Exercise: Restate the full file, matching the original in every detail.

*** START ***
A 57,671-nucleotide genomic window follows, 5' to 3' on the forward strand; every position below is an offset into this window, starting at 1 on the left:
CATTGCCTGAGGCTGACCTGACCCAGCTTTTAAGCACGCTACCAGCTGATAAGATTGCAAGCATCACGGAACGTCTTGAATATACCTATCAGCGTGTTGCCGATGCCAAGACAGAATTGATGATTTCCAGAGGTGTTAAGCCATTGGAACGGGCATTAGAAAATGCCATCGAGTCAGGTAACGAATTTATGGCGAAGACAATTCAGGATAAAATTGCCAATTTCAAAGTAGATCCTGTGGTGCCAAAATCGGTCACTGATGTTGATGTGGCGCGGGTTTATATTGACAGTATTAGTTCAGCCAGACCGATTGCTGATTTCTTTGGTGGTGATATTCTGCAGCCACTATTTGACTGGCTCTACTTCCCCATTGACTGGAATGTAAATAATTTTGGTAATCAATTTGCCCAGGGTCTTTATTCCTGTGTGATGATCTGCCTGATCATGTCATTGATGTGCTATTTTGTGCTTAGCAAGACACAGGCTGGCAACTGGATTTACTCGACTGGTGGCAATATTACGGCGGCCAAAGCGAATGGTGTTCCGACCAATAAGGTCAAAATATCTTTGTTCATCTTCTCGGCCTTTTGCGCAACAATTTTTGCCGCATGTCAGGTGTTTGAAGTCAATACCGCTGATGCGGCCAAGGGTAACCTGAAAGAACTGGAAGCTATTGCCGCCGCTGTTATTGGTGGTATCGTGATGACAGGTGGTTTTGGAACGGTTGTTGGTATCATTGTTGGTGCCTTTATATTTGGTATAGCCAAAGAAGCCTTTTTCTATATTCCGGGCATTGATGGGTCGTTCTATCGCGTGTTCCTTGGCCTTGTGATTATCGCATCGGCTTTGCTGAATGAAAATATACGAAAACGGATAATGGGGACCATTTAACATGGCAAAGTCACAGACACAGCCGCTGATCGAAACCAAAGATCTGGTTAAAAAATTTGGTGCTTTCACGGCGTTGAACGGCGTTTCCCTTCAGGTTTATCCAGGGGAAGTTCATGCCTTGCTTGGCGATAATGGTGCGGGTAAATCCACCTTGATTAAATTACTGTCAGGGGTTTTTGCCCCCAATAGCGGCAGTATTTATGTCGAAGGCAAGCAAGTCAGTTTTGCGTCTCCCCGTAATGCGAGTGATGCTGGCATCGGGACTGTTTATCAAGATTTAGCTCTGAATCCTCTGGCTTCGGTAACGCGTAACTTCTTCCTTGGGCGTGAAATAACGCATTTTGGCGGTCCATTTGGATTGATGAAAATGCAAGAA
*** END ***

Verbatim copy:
A 57,671-nucleotide genomic window follows, 5' to 3' on the forward strand; every position below is an offset into this window, starting at 1 on the left:
CATTGCCTGAGGCTGACCTGACCCAGCTTTTAAGCACGCTACCAGCTGATAAGATTGCAAGCATCACGGAACGTCTTGAATATACCTATCAGCGTGTTGCCGATGCCAAGACAGAATTGATGATTTCCAGAGGTGTTAAGCCATTGGAACGGGCATTAGAAAATGCCATCGAGTCAGGTAACGAATTTATGGCGAAGACAATTCAGGATAAAATTGCCAATTTCAAAGTAGATCCTGTGGTGCCAAAATCGGTCACTGATGTTGATGTGGCGCGGGTTTATATTGACAGTATTAGTTCAGCCAGACCGATTGCTGATTTCTTTGGTGGTGATATTCTGCAGCCACTATTTGACTGGCTCTACTTCCCCATTGACTGGAATGTAAATAATTTTGGTAATCAATTTGCCCAGGGTCTTTATTCCTGTGTGATGATCTGCCTGATCATGTCATTGATGTGCTATTTTGTGCTTAGCAAGACACAGGCTGGCAACTGGATTTACTCGACTGGTGGCAATATTACGGCGGCCAAAGCGAATGGTGTTCCGACCAATAAGGTCAAAATATCTTTGTTCATCTTCTCGGCCTTTTGCGCAACAATTTTTGCCGCATGTCAGGTGTTTGAAGTCAATACCGCTGATGCGGCCAAGGGTAACCTGAAAGAACTGGAAGCTATTGCCGCCGCTGTTATTGGTGGTATCGTGATGACAGGTGGTTTTGGAACGGTTGTTGGTATCATTGTTGGTGCCTTTATATTTGGTATAGCCAAAGAAGCCTTTTTCTATATTCCGGGCATTGATGGGTCGTTCTATCGCGTGTTCCTTGGCCTTGTGATTATCGCATCGGCTTTGCTGAATGAAAATATACGAAAACGGATAATGGGGACCATTTAACATGGCAAAGTCACAGACACAGCCGCTGATCGAAACCAAAGATCTGGTTAAAAAATTTGGTGCTTTCACGGCGTTGAACGGCGTTTCCCTTCAGGTTTATCCAGGGGAAGTTCATGCCTTGCTTGGCGATAATGGTGCGGGTAAATCCACCTTGATTAAATTACTGTCAGGGGTTTTTGCCCCCAATAGCGGCAGTATTTATGTCGAAGGCAAGCAAGTCAGTTTTGCGTCTCCCCGTAATGCGAGTGATGCTGGCATCGGGACTGTTTATCAAGATTTAGCTCTGAATCCTCTGGCTTCGGTAACGCGTAACTTCTTCCTTGGGCGTGAAATAACGCATTTTGGCGGTCCATTTGGATTGATGAAAATGCAAGAA